In this section, we’ll compare pads, pantiliners, tampons, and menstrual cups.
Back in the day, the options for pads were very limited. Women wore bulky pads attached to belts that were strapped into place.
Thankfully, we’ve come a long way since then! Today there are many different products for both light and heavy flows. Many of these products are easy and convenient to use and make your period as comfortable as possible.
You can check out the tutorials to learn how to use each of these products.
Some girls find it easiest to start with pads until they have become more comfortable with their periods but you can use tampons or menstrual cups from your very first period if you like.
Whatever you choose to use is completely up to you! The choice is yours :)!
Pantiliners are designed to absorb vaginal discharge and meant to keep you feeling fresh throughout the day. They are stick on to your panties in the same way that pads do. There are a variety of pantiliners available and they come in a wide range of sizes, lengths, and shapes (including thong) so you can choose one that best fits your needs and preferences.
You can also wear pantiliners for:
- As a tampon back up to catch leaks
- At the end of your period when your period is light or when you are unsure if your period has stopped
- When you are expecting your period so you don’t stain your panties when you start your period
- If you have an irregular cycle and your period may come unexpectedly
Pads are worn on your panties and designed to absorb your period. They come in many different shapes, sizes, and a range of absorbencies to fit your needs and preferences.
There are two main types of pads:
- Thin or Ultra thin pads
- Maxi pads (which are thicker)
With today’s technology, thin or ultra thin pads offer the same great protection (if not better!) as maxi pads. Some women prefer maxi pads because they fit closer to the body but when worn with snug fit panties, thin pads offer the same close fit.
There are two main pad designs:
- Pads with wings
- Wingless pads
Wings wrap around the sides of your underwear to help the pad stay in place and protect the sides of your underwear when you move around. Wingless pads work best with boyshort style panties.
Tampons are designed to be worn inside your body in the vaginal canal. The expand to fit your shape as it absorbs your period. Sometimes they leak so it’s a good idea to wear a pantiliner too.When inserted correctly, you can’t feel the tampon inside you. This is one of the reasons some girls prefer tampons especially those active in sports.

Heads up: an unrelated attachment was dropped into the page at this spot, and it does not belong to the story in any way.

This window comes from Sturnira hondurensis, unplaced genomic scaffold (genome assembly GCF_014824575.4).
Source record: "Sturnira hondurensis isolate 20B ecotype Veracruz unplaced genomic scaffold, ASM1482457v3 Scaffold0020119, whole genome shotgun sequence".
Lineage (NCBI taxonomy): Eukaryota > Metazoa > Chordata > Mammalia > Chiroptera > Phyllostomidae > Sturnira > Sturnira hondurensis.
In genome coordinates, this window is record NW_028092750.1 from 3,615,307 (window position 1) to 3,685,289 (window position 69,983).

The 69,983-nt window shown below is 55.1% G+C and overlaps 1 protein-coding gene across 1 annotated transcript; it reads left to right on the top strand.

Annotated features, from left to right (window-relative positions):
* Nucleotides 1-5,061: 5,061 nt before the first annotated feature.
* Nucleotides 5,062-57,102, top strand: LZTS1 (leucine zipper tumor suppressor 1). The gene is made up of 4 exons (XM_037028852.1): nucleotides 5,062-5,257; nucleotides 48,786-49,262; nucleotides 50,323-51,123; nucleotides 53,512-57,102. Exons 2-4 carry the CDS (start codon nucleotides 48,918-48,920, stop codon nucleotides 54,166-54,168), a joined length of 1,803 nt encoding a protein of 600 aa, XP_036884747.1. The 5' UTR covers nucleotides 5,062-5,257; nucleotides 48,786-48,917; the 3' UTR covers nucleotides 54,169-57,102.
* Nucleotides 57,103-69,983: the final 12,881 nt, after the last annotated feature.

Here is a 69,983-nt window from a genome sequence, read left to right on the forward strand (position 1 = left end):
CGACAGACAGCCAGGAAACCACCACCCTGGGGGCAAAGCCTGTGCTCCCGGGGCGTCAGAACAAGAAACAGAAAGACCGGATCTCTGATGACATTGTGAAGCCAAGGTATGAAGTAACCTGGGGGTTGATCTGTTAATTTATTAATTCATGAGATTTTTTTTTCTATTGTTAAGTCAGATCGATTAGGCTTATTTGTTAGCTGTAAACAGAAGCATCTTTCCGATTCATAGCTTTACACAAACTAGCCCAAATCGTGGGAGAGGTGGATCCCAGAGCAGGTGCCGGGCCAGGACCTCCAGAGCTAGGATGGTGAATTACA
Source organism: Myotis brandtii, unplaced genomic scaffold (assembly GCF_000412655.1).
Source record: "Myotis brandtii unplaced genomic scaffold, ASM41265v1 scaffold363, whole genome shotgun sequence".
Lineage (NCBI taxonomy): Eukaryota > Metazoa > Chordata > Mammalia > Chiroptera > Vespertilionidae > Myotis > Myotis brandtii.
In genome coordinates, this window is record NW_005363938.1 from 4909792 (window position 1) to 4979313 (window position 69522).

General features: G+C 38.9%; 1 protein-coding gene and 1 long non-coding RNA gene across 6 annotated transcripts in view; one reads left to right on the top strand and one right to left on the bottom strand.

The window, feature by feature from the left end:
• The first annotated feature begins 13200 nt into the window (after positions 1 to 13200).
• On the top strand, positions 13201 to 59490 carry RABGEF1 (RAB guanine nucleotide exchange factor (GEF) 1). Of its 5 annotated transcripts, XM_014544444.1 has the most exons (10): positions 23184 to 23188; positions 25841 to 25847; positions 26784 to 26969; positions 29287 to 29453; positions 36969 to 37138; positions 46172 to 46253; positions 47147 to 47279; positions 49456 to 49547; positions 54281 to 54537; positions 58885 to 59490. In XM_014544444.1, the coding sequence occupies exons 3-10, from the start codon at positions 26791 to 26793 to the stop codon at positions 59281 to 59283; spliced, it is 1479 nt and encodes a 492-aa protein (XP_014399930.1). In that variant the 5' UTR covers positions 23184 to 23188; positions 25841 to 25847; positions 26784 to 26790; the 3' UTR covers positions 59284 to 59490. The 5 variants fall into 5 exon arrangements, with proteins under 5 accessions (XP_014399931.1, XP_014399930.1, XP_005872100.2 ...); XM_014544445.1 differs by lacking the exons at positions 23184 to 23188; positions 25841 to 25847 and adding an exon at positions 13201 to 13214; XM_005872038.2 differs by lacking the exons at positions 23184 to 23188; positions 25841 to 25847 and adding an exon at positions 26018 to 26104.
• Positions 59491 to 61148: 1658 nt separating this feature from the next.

There are two types of tampons:
- Applicator : Made of cardboard or plastic that helps guide the tampon into place
- Non-applicator : Tampon is inserted using your hand
Tampon come in a variety of absorbencies but you should always choose the lowest absorbency to avoid risk of TSS. Tampons can only be worn for a maximum of 8 hours. If you are sleeping with a tampon, you need to make sure you wake up in time to change it.
Tampons are removed by pulling on the string and sliding the tampon out. Do not flush the used tampon.
Menstrual cups are small soft cups designed to be worn inside your body. Unlike tampons, menstrual cups collect period fluid and are reusable.
They are offered in a couple of sizes and since it is held in place by the vaginal canal, most menstrual cups are one size fits most.
They can be worn for up to 12 hours and when inserted correctly, you won’t be able to feel it. It’s long wear time and comfort are some of the many reasons athletes and busy women choose to wear a menstrual cup.
There are two types of menstrual cups:
- Menstrual Cup that sits at the base of your vaginal canal such as the DivaCup, KeeperCup, MoonCup
- Menstrual Cup that sits below your cervix such as the Instead SoftCup
|Where is it worn?||On panties||On panties||Inside body, vaginal canal||Inside body, vaginal canal|
|Absorbs or Collects?||Absorbs||Absorbs||Absorbs||Collects|
|At what time in your cycle can you wear it?||Anytime||Anytime||Only when you have a flow**||Anytime|
|How long can you wear it for?||–||–||Max 8 hours||Max 12 hours|
|Can you wear it swimming?||No||No||Yes||Yes|
|Can you it be worn during intercourse?||–||–||No||Yes, only the Instead SoftCup|
|Risk of TSS?||No||No||Yes||No|
*Price depends on brand. Generally, pantiliners are cheaper per unit, pads and tampons are comparable, and menstrual cups cost more, however most are reusable and only a one-time cost.
**This means you cannot put in a tampon when you are expecting your period and haven’t started bleeding yet. This is because there is nothing to absorb.
You may be interested in: